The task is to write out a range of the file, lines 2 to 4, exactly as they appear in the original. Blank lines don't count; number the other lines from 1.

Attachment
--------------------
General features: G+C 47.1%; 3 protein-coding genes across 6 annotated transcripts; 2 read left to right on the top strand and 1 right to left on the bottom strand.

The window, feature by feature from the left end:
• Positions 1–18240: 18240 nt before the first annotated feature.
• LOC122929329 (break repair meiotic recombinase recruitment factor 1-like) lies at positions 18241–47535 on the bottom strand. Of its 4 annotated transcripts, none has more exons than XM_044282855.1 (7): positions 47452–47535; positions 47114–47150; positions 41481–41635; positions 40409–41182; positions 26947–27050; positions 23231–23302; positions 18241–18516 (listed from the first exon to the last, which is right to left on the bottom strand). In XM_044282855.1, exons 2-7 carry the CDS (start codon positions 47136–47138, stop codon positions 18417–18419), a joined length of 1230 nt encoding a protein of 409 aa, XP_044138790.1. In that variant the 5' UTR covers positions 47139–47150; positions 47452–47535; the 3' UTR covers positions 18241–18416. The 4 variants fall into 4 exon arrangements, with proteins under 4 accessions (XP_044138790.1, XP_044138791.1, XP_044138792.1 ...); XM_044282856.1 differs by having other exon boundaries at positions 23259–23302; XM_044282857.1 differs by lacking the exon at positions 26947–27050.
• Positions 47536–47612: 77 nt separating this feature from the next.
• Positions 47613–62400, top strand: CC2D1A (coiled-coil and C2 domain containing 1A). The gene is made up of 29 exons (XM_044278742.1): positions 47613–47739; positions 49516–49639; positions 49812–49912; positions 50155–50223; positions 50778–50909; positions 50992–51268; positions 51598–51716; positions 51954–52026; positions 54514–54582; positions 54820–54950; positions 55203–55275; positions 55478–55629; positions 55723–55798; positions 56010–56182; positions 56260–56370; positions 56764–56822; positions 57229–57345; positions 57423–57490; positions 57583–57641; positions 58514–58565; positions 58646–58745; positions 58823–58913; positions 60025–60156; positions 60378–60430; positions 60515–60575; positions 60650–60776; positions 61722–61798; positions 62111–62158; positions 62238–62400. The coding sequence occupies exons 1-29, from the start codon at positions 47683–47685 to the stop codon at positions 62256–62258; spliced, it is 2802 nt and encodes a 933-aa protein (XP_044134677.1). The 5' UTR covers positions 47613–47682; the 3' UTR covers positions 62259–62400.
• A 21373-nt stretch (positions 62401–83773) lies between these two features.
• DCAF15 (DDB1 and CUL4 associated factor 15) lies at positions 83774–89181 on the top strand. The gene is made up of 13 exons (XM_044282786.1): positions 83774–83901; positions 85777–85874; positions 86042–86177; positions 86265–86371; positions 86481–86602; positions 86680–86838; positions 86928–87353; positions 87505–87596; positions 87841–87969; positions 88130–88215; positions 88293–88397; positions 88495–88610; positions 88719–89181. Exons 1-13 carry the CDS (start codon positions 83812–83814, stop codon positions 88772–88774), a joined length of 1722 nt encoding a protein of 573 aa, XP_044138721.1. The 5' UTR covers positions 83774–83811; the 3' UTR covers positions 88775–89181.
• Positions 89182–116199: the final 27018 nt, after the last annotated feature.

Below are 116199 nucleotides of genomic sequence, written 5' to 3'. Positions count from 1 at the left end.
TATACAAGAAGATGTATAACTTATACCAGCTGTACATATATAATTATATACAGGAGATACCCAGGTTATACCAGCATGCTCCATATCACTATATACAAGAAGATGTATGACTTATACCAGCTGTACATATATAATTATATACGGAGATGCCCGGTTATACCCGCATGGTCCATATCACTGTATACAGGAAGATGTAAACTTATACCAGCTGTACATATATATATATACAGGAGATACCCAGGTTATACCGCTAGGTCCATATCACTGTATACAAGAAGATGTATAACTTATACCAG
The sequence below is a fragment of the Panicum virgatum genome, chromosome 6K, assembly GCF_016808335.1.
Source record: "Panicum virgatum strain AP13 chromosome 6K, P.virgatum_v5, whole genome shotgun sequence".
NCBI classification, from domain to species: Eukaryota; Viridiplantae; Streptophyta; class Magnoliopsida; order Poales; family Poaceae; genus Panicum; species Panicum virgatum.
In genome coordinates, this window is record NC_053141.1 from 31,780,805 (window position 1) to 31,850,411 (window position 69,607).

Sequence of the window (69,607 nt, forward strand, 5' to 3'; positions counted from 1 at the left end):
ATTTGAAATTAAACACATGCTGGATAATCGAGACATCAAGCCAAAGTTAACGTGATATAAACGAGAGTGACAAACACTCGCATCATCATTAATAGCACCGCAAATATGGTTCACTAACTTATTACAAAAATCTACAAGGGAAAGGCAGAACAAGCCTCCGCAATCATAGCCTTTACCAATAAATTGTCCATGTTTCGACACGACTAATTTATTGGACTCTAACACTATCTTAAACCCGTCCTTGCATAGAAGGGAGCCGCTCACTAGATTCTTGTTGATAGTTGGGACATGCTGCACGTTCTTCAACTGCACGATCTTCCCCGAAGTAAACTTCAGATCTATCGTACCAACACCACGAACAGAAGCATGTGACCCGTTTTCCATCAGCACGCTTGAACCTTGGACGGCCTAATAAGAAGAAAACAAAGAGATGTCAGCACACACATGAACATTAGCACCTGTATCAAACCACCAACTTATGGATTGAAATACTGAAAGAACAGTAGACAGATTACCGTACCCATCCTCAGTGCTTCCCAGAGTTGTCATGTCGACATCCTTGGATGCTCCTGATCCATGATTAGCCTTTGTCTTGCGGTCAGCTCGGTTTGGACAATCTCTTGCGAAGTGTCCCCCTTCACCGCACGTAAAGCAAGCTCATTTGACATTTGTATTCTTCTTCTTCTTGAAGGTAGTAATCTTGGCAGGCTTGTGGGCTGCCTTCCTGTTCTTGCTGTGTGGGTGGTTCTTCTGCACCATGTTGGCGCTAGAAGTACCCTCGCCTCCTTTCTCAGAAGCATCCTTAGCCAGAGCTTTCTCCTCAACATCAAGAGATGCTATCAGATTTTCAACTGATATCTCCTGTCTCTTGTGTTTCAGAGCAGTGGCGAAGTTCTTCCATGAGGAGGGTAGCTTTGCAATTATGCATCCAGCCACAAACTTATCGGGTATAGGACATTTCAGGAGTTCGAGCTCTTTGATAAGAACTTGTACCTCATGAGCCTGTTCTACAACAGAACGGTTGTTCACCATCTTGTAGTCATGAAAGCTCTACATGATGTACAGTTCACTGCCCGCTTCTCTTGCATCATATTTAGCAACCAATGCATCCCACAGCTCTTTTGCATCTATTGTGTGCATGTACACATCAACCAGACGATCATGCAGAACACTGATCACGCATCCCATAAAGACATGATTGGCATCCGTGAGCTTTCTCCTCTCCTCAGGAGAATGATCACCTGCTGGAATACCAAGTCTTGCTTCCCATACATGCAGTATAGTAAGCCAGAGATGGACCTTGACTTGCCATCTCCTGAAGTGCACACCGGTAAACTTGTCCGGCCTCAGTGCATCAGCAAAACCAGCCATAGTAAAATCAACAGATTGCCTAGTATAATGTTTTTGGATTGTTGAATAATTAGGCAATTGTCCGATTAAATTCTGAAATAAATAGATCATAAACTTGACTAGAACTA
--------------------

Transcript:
The window, feature by feature from the left end:
• Positions 1–18240: 18240 nt before the first annotated feature.
• LOC122929329 (break repair meiotic recombinase recruitment factor 1-like) lies at positions 18241–47535 on the bottom strand. Of its 4 annotated transcripts, none has more exons than XM_044282855.1 (7): positions 47452–47535; positions 47114–47150; positions 41481–41635; positions 40409–41182; positions 26947–27050; positions 23231–23302; positions 18241–18516 (listed from the first exon to the last, which is right to left on the bottom strand). In XM_044282855.1, exons 2-7 carry the CDS (start codon positions 47136–47138, stop codon positions 18417–18419), a joined length of 1230 nt encoding a protein of 409 aa, XP_044138790.1. In that variant the 5' UTR covers positions 47139–47150; positions 47452–47535; the 3' UTR covers positions 18241–18416. The 4 variants fall into 4 exon arrangements, with proteins under 4 accessions (XP_044138790.1, XP_044138791.1, XP_044138792.1 ...); XM_044282856.1 differs by having other exon boundaries at positions 23259–23302; XM_044282857.1 differs by lacking the exon at positions 26947–27050.